More epidemiological studies in the Nord-Cotentin
June 25, 2001
Department where COGEMA La Hague is located, will be published in the July 2001 issue of the "Journal of Epidemiology Community and Health."
This study will be presented publicly before the Special and Permanent Information Commission of La Hague on 28 June.
This new study adds data collected over a longer period (1978-1998) to the findings for the years 1993 to 1998, which were published in earlier studies. For the area within a 35 km radius from the La Hague plant, the frequency of leukemia observed among individuals under age 25 between 1978 and 1998 was not appreciably different from the forecast frequency: 38 cases observed and 36.93 cases forecast. In the area between 0 and 10 km from the facility, five cases were observed, a higher number than the 2.3 cases forecast.
The higher-than-average incidence was noted mainly among young people, ages 0 to 6, living in the canton of Beaumont-Hague. The small number of employees and the limited geographic area in question here lead to a cautious scientific interpretation of these results, which warrant continued monitoring of the incidence of leukemia in the region.
Professor Spira notes in his study that "it is very unlikely that exposure to radioactive discharge from the nuclear installations in Nord-Cotentin could cause a detectable increase in the incidence of leukemia in Beaumont-Hague." A study conducted by the Groupe Radioécologie Nord-Cotentin (a group of French and international experts, including representatives of activist groups, that is headed by Annie Sugier) pointed to a similar conclusion. It found that the low exposure to ionizing radiation of the population groups studied meant that the number of cases of leukemia occurring between 1978 and 1996 theoretically attributable to all local nuclear installations (EDF Flamanville, COGEMA-La Hague, CSM and DCN) was between 0 and 0.002.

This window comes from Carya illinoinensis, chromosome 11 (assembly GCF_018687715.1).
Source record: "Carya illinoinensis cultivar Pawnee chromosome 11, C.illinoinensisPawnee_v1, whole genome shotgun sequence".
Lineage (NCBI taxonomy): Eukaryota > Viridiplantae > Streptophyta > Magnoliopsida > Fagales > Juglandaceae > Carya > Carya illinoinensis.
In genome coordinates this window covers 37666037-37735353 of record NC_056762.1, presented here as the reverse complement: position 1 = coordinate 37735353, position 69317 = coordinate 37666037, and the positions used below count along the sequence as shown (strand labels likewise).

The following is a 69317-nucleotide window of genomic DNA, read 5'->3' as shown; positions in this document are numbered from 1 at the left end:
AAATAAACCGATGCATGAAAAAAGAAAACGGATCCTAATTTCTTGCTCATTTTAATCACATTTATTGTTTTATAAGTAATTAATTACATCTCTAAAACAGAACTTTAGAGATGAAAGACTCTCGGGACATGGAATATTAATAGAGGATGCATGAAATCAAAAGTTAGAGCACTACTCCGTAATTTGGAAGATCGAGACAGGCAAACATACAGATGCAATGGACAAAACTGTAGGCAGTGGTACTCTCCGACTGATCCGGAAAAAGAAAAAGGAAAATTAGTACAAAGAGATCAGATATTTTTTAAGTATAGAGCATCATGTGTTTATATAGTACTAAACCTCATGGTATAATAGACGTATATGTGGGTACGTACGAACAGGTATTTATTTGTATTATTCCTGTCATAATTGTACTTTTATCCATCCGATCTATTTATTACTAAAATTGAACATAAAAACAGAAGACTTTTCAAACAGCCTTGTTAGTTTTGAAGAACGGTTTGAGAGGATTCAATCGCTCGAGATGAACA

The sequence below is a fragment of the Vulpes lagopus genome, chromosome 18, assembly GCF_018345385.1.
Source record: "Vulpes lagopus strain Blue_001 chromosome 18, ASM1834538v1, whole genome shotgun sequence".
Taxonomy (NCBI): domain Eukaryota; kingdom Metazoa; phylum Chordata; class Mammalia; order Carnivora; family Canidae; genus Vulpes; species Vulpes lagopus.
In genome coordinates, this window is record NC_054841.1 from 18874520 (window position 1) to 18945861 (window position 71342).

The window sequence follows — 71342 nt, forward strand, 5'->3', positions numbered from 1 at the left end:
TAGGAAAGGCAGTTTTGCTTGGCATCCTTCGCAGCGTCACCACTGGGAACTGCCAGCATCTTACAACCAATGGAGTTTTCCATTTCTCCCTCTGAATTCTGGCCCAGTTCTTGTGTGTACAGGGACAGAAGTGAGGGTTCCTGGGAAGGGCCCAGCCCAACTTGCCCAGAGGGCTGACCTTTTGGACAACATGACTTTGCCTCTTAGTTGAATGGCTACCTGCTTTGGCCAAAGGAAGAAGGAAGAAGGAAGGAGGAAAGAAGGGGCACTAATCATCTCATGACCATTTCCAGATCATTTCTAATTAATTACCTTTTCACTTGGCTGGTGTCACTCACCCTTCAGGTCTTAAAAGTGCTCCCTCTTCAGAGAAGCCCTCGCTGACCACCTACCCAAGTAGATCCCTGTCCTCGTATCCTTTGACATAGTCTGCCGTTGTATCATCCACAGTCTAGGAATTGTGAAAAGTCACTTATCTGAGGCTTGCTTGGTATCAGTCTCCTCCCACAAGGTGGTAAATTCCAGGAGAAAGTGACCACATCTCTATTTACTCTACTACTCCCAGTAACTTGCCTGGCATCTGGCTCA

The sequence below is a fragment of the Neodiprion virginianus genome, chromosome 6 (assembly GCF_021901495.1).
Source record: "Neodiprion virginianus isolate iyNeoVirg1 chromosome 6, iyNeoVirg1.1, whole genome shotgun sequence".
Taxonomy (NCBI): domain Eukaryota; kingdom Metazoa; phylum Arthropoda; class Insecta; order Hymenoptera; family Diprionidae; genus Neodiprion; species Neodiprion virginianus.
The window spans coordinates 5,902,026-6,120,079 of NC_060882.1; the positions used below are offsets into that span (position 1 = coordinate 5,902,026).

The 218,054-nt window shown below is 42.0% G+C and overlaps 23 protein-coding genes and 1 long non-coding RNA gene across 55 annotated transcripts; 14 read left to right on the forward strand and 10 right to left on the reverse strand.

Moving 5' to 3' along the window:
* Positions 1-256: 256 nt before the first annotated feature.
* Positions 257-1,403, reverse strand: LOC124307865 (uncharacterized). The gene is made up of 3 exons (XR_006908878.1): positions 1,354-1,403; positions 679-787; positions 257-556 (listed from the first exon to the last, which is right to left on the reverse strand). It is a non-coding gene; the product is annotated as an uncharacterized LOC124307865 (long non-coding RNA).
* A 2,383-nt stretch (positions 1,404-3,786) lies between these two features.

The authors of the study noted in their conclusions that a correlation between population movements and leukemia of the same type as those observed in the canton of Beaumont-Hague had been seen in Britain. The hypothesis most often put forward to explain this phenomenon is viral transmission. The authors stress the need to make a more specific study of population movements in the Nord-Cotentin region (construction of EDF reactors at Flamanville between 1978 and 1986 and the major project at La Hague from 1982 to 1990), and they propose to continue epidemiological monitoring in the region.
Although the nuclear character of COGEMA's activities does not appear to be the cause of the observed results, COGEMA is concerned with controlling the impact of its activities, regardless of their nature, on people and the environment. It accordingly supports all scientific initiatives that will add to our knowledge in this area.